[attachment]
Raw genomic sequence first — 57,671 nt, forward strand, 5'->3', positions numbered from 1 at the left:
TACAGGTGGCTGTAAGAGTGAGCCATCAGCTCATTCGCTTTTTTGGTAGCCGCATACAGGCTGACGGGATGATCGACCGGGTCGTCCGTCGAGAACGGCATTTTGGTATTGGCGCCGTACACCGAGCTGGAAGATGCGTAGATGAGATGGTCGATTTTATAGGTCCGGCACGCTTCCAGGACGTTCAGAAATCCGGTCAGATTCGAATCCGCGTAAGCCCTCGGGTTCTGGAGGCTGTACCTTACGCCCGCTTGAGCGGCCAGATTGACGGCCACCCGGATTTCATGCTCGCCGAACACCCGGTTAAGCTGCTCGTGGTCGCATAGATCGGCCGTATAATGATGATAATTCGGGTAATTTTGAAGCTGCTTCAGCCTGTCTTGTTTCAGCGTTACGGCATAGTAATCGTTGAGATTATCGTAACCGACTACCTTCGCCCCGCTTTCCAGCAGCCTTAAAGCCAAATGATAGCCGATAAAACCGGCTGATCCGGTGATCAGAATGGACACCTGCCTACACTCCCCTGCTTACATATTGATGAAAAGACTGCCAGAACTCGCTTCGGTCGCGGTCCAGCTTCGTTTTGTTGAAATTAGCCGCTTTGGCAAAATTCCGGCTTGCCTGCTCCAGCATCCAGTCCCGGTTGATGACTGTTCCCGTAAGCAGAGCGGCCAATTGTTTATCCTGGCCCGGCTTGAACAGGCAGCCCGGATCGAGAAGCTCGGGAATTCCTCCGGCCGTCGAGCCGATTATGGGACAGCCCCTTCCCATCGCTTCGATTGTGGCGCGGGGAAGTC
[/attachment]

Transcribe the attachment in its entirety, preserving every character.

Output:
Raw genomic sequence first — 57,671 nt, forward strand, 5'->3', positions numbered from 1 at the left:
TACAGGTGGCTGTAAGAGTGAGCCATCAGCTCATTCGCTTTTTTGGTAGCCGCATACAGGCTGACGGGATGATCGACCGGGTCGTCCGTCGAGAACGGCATTTTGGTATTGGCGCCGTACACCGAGCTGGAAGATGCGTAGATGAGATGGTCGATTTTATAGGTCCGGCACGCTTCCAGGACGTTCAGAAATCCGGTCAGATTCGAATCCGCGTAAGCCCTCGGGTTCTGGAGGCTGTACCTTACGCCCGCTTGAGCGGCCAGATTGACGGCCACCCGGATTTCATGCTCGCCGAACACCCGGTTAAGCTGCTCGTGGTCGCATAGATCGGCCGTATAATGATGATAATTCGGGTAATTTTGAAGCTGCTTCAGCCTGTCTTGTTTCAGCGTTACGGCATAGTAATCGTTGAGATTATCGTAACCGACTACCTTCGCCCCGCTTTCCAGCAGCCTTAAAGCCAAATGATAGCCGATAAAACCGGCTGATCCGGTGATCAGAATGGACACCTGCCTACACTCCCCTGCTTACATATTGATGAAAAGACTGCCAGAACTCGCTTCGGTCGCGGTCCAGCTTCGTTTTGTTGAAATTAGCCGCTTTGGCAAAATTCCGGCTTGCCTGCTCCAGCATCCAGTCCCGGTTGATGACTGTTCCCGTAAGCAGAGCGGCCAATTGTTTATCCTGGCCCGGCTTGAACAGGCAGCCCGGATCGAGAAGCTCGGGAATTCCTCCGGCCGTCGAGCCGATTATGGGACAGCCCCTTCCCATCGCTTCGATTGTGGCGCGGGGAAGTC